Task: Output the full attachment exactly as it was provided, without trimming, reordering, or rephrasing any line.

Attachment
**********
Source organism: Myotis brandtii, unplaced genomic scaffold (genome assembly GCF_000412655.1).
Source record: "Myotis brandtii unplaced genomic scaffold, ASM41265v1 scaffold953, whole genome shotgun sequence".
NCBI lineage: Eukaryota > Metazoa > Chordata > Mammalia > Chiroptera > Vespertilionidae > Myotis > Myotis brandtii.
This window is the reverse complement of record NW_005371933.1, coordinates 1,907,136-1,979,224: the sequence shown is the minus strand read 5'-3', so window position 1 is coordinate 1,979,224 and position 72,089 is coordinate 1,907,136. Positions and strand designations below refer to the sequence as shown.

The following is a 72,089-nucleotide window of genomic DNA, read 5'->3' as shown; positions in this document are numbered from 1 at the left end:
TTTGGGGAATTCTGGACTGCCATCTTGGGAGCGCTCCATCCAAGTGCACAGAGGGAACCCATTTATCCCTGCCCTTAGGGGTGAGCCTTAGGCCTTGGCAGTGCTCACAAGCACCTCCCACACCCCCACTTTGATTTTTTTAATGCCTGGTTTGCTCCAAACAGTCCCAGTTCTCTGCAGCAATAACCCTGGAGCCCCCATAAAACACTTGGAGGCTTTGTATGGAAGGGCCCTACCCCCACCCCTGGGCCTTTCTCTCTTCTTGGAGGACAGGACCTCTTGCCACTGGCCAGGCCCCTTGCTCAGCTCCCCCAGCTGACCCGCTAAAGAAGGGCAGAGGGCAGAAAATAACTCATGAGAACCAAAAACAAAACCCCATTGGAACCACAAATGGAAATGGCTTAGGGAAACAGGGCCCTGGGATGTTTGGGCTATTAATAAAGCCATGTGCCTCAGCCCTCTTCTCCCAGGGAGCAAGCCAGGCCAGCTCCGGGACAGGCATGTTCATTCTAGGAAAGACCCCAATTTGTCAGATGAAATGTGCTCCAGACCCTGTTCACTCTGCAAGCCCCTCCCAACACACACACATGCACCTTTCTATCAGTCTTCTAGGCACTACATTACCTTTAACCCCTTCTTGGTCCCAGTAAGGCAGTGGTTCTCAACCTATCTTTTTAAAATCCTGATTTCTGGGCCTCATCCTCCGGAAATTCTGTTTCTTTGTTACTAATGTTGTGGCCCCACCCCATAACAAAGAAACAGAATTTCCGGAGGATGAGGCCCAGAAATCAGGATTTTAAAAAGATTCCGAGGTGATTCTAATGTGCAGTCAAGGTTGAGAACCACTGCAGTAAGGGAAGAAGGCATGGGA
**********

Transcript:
Source organism: Myotis brandtii, unplaced genomic scaffold (genome assembly GCF_000412655.1).
Source record: "Myotis brandtii unplaced genomic scaffold, ASM41265v1 scaffold953, whole genome shotgun sequence".
NCBI lineage: Eukaryota > Metazoa > Chordata > Mammalia > Chiroptera > Vespertilionidae > Myotis > Myotis brandtii.
This window is the reverse complement of record NW_005371933.1, coordinates 1,907,136-1,979,224: the sequence shown is the minus strand read 5'-3', so window position 1 is coordinate 1,979,224 and position 72,089 is coordinate 1,907,136. Positions and strand designations below refer to the sequence as shown.

The following is a 72,089-nucleotide window of genomic DNA, read 5'->3' as shown; positions in this document are numbered from 1 at the left end:
TTTGGGGAATTCTGGACTGCCATCTTGGGAGCGCTCCATCCAAGTGCACAGAGGGAACCCATTTATCCCTGCCCTTAGGGGTGAGCCTTAGGCCTTGGCAGTGCTCACAAGCACCTCCCACACCCCCACTTTGATTTTTTTAATGCCTGGTTTGCTCCAAACAGTCCCAGTTCTCTGCAGCAATAACCCTGGAGCCCCCATAAAACACTTGGAGGCTTTGTATGGAAGGGCCCTACCCCCACCCCTGGGCCTTTCTCTCTTCTTGGAGGACAGGACCTCTTGCCACTGGCCAGGCCCCTTGCTCAGCTCCCCCAGCTGACCCGCTAAAGAAGGGCAGAGGGCAGAAAATAACTCATGAGAACCAAAAACAAAACCCCATTGGAACCACAAATGGAAATGGCTTAGGGAAACAGGGCCCTGGGATGTTTGGGCTATTAATAAAGCCATGTGCCTCAGCCCTCTTCTCCCAGGGAGCAAGCCAGGCCAGCTCCGGGACAGGCATGTTCATTCTAGGAAAGACCCCAATTTGTCAGATGAAATGTGCTCCAGACCCTGTTCACTCTGCAAGCCCCTCCCAACACACACACATGCACCTTTCTATCAGTCTTCTAGGCACTACATTACCTTTAACCCCTTCTTGGTCCCAGTAAGGCAGTGGTTCTCAACCTATCTTTTTAAAATCCTGATTTCTGGGCCTCATCCTCCGGAAATTCTGTTTCTTTGTTACTAATGTTGTGGCCCCACCCCATAACAAAGAAACAGAATTTCCGGAGGATGAGGCCCAGAAATCAGGATTTTAAAAAGATTCCGAGGTGATTCTAATGTGCAGTCAAGGTTGAGAACCACTGCAGTAAGGGAAGAAGGCATGGGA